Los Angeles Insider: Venice Actor Ben Parrillo

Ben Parrillo has appeared in a variety of shows during his acting career including "24," "House," "Desperate Housewives," "CSI: NY," "Six Feet Under," "Boston Legal" and "Law & Order." However much he works in Hollywood though, he has called Venice, Calif. home for more than 10 years. Parrillo tells us why Venice's non-L.A. feel, its streets and a certain jeans-shop-by-day-live-music-spot-by-night keep him in Venice. Oh, and there's the beach, too.

Name, Age, Occupation: Ben Parrillo, 40, Actor/Writer.

90291 a.k.a. Venice Beach, Calif.

Abode: One bedroom beach bungalow. Private patio, wood shop in the garage and a block from the beach. It's pretty great.

How long have you lived in Venice?
13 years.

What do you love most about your neighborhood?
I love how non-Los Angeles it feels. I walk in the middle of the street and if I don't have an appointment, I am on foot or on my bike.

It's also full of creative, fringe-type people and I think that lends toward a lot of connectivity when you talk to people. People are thinkers, they are not clubbers for the most part. Venice is filled with artists that run the gamut; writers, sculptors, painters, directors, it's pervasive. And everyone stays in Venice. If you are going to party the last thing you want to do is go through 10 checkpoints from Hollywood. If you don't have to leave Venice, you don't. There is a saying here, "AWOL," meaning 'Always West of Lincoln' and that's pretty accurate.

There is also the beach.
Best kept secret in Venice?

The burgers at Hinano's. It has the best burger you can get and it's a little Polynesian-theme place with sawdust on the floor. There are three pool tables, a jukebox and they serve beer and wine. It's old-school rough Venice, but it's not rough anymore. And it's literally the best burger you can get.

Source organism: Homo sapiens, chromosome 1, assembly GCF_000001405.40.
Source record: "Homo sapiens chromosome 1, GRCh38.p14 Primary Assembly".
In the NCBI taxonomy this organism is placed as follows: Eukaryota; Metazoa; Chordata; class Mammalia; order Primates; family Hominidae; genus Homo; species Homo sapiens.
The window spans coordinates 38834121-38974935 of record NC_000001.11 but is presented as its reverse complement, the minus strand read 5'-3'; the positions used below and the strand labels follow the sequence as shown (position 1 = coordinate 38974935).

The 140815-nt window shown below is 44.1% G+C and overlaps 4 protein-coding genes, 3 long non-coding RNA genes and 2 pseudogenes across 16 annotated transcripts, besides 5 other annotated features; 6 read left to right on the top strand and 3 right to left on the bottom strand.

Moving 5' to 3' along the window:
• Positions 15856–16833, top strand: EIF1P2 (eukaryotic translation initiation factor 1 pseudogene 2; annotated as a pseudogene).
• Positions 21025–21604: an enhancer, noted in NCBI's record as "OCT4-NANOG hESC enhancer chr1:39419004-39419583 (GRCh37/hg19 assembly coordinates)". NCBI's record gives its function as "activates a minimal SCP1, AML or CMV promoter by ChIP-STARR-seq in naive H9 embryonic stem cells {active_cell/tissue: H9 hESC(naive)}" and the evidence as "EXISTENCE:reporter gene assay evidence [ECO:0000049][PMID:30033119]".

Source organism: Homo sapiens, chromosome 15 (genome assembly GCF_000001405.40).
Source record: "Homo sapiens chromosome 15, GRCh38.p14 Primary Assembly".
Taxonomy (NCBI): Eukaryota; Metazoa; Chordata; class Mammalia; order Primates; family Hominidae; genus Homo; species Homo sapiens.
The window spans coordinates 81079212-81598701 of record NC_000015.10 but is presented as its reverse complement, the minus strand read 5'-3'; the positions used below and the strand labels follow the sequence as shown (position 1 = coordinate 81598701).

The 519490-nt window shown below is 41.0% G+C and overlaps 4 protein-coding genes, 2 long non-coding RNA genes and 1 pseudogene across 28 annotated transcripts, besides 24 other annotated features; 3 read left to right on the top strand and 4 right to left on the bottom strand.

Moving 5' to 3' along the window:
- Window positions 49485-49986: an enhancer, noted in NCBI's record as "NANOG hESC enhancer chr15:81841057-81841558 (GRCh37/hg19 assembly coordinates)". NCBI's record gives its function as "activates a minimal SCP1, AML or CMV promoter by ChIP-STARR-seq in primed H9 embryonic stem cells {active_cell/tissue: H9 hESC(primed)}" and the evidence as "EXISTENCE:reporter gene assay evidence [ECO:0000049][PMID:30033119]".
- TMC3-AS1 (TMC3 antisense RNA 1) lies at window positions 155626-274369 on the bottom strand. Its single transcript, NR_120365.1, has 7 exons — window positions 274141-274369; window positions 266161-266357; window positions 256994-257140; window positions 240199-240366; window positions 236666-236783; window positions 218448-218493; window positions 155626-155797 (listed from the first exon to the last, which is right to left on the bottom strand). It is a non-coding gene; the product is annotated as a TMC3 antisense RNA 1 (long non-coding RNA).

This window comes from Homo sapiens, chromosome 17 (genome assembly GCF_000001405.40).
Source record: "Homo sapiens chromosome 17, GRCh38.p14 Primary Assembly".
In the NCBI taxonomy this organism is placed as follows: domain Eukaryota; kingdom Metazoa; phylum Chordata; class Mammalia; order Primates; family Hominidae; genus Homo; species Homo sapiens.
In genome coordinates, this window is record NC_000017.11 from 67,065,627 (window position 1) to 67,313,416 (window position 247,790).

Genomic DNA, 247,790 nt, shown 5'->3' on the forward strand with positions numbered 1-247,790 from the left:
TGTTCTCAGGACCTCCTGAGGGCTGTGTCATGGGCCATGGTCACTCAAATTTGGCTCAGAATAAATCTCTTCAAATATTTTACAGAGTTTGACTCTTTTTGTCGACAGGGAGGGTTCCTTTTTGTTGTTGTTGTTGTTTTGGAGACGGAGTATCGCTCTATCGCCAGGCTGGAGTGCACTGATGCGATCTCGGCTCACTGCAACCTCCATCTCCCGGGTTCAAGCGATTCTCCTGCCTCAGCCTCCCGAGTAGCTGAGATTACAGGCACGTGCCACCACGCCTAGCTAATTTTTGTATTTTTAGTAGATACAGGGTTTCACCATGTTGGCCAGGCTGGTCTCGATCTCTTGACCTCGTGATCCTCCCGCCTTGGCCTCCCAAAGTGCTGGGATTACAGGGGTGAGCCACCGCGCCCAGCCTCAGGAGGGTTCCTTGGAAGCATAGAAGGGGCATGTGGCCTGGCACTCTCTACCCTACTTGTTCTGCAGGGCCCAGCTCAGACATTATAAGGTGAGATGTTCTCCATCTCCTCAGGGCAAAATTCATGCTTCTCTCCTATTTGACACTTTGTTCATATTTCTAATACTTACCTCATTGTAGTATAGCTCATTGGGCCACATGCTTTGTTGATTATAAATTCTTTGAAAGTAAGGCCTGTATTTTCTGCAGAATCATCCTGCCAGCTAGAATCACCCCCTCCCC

Another place is The Stronghold. They make jeans there, but at night the place has bands that play upstairs; 90 percent of the time they blow my mind. There's a great energy. Sometimes there's a cover, sometimes not. You feel like you're in Austin, Texas.

Do you talk to your neighbors?
I'm one of those people that picks up the trash in the street and I keep watch over things so I am pretty social with my neighbors. I do a little bit of organizing with regard to the other units associated with my building.

Favorite way to spend a Saturday night in Venice?
Maybe a nice meal at Hal's, the half-chicken with sweet potato fries, and hang with my bartender friends there. Then head over to The Other Room, that my friend owns. Do some Abbot Kinney Boulevard bar-hopping. Venice is a very small and tight-knit community; you can just go around and hang out. It's also nice to ride along the beach at night when you go from place to place

You have been in your place -- and Venice -- a long time. Do you ever think of moving?

I'm ready for change, but I can't discount the fact that when I made a couple of movies in Ohio years ago and finally came back I thought I needed to have a sanctuary that I could always go to. Where you live is really important and being from Boston I'm 3,000 miles away from home. You have to find a place that you can go home to and get your head straight, and that's what my place is for me. You can see the marine layer down the street, you can hear waves crashing at night. That's been great.

Plus, I'm a carpenter and I've redone it -- put a patio in. And it's really been a great place for me to chill and write and spend solitary time, which there is a lot of in the business. As much as I am ready for a house or something, it's been a great place.

So has the creativity of Venice inspired you?

When I first moved into my place I started to write, actually. So yeah, the area did inspire that. Something I wrote years ago, when I first moved in, is now coming to fruition: "Bed of Nails." It's a one-hour family drama about class and the romance of manual labor.

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